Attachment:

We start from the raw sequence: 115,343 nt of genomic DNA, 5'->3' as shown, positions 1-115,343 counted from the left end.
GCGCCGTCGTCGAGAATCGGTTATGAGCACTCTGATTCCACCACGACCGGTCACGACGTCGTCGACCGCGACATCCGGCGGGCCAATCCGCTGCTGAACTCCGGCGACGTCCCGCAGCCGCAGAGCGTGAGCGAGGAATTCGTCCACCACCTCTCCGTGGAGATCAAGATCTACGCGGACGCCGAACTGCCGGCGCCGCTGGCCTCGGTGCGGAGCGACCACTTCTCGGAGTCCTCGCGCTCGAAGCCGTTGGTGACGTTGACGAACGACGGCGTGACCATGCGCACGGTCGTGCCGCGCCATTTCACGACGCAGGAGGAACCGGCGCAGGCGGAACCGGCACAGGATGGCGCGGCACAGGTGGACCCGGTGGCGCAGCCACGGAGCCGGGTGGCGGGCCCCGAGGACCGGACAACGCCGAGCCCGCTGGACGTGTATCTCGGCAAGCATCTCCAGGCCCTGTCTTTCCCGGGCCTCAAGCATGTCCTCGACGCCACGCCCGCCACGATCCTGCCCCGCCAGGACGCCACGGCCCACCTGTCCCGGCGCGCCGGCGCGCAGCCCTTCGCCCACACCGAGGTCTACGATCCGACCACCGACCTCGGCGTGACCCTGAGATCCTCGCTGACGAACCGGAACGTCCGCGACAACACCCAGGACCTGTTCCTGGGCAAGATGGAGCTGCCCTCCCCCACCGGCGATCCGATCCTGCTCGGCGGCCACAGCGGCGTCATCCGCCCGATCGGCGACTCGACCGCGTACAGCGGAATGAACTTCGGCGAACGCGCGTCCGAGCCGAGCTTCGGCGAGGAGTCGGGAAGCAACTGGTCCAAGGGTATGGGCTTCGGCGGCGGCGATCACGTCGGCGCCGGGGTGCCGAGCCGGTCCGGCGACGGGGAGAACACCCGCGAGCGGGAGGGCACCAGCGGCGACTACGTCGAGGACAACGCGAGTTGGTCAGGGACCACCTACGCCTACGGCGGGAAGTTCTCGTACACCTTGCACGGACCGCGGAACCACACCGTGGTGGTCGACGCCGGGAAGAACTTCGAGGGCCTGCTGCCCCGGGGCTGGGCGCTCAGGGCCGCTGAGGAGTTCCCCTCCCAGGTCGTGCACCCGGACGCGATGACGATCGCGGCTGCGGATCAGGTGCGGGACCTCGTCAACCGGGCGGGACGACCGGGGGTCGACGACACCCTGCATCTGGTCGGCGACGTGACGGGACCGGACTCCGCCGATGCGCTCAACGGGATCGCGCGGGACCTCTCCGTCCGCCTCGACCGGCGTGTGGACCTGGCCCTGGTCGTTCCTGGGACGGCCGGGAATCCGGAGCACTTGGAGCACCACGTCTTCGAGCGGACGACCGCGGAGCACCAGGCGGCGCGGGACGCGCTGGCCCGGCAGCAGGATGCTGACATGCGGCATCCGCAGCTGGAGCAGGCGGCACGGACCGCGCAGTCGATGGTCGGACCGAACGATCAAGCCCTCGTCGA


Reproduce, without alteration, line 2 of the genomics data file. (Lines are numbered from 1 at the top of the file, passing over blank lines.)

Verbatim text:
GCGCCGTCGTCGAGAATCGGTTATGAGCACTCTGATTCCACCACGACCGGTCACGACGTCGTCGACCGCGACATCCGGCGGGCCAATCCGCTGCTGAACTCCGGCGACGTCCCGCAGCCGCAGAGCGTGAGCGAGGAATTCGTCCACCACCTCTCCGTGGAGATCAAGATCTACGCGGACGCCGAACTGCCGGCGCCGCTGGCCTCGGTGCGGAGCGACCACTTCTCGGAGTCCTCGCGCTCGAAGCCGTTGGTGACGTTGACGAACGACGGCGTGACCATGCGCACGGTCGTGCCGCGCCATTTCACGACGCAGGAGGAACCGGCGCAGGCGGAACCGGCACAGGATGGCGCGGCACAGGTGGACCCGGTGGCGCAGCCACGGAGCCGGGTGGCGGGCCCCGAGGACCGGACAACGCCGAGCCCGCTGGACGTGTATCTCGGCAAGCATCTCCAGGCCCTGTCTTTCCCGGGCCTCAAGCATGTCCTCGACGCCACGCCCGCCACGATCCTGCCCCGCCAGGACGCCACGGCCCACCTGTCCCGGCGCGCCGGCGCGCAGCCCTTCGCCCACACCGAGGTCTACGATCCGACCACCGACCTCGGCGTGACCCTGAGATCCTCGCTGACGAACCGGAACGTCCGCGACAACACCCAGGACCTGTTCCTGGGCAAGATGGAGCTGCCCTCCCCCACCGGCGATCCGATCCTGCTCGGCGGCCACAGCGGCGTCATCCGCCCGATCGGCGACTCGACCGCGTACAGCGGAATGAACTTCGGCGAACGCGCGTCCGAGCCGAGCTTCGGCGAGGAGTCGGGAAGCAACTGGTCCAAGGGTATGGGCTTCGGCGGCGGCGATCACGTCGGCGCCGGGGTGCCGAGCCGGTCCGGCGACGGGGAGAACACCCGCGAGCGGGAGGGCACCAGCGGCGACTACGTCGAGGACAACGCGAGTTGGTCAGGGACCACCTACGCCTACGGCGGGAAGTTCTCGTACACCTTGCACGGACCGCGGAACCACACCGTGGTGGTCGACGCCGGGAAGAACTTCGAGGGCCTGCTGCCCCGGGGCTGGGCGCTCAGGGCCGCTGAGGAGTTCCCCTCCCAGGTCGTGCACCCGGACGCGATGACGATCGCGGCTGCGGATCAGGTGCGGGACCTCGTCAACCGGGCGGGACGACCGGGGGTCGACGACACCCTGCATCTGGTCGGCGACGTGACGGGACCGGACTCCGCCGATGCGCTCAACGGGATCGCGCGGGACCTCTCCGTCCGCCTCGACCGGCGTGTGGACCTGGCCCTGGTCGTTCCTGGGACGGCCGGGAATCCGGAGCACTTGGAGCACCACGTCTTCGAGCGGACGACCGCGGAGCACCAGGCGGCGCGGGACGCGCTGGCCCGGCAGCAGGATGCTGACATGCGGCATCCGCAGCTGGAGCAGGCGGCACGGACCGCGCAGTCGATGGTCGGACCGAACGATCAAGCCCTCGTCGA